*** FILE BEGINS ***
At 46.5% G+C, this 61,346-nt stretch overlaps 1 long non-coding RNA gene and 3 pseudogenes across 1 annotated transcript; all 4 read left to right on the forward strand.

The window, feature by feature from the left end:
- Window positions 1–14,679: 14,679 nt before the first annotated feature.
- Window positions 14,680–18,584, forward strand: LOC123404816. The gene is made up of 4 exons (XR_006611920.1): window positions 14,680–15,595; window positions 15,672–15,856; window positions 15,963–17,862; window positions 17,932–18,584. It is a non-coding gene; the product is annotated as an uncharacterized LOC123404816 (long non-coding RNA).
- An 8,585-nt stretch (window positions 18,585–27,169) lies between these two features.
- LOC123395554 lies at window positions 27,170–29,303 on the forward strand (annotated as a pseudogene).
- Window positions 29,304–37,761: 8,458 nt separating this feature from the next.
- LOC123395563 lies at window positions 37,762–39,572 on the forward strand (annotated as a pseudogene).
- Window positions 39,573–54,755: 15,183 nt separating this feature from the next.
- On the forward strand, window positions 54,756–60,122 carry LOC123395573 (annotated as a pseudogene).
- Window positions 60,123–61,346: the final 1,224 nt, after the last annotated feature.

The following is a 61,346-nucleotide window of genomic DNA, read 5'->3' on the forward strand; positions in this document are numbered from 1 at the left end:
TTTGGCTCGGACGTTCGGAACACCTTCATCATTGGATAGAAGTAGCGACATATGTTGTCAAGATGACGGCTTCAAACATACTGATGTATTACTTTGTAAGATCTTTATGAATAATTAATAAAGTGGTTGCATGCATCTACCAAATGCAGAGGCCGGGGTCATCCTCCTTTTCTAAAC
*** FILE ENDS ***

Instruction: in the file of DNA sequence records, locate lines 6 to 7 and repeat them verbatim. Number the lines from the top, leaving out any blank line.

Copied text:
- LOC123395554 lies at window positions 27,170–29,303 on the forward strand (annotated as a pseudogene).
- Window positions 29,304–37,761: 8,458 nt separating this feature from the next.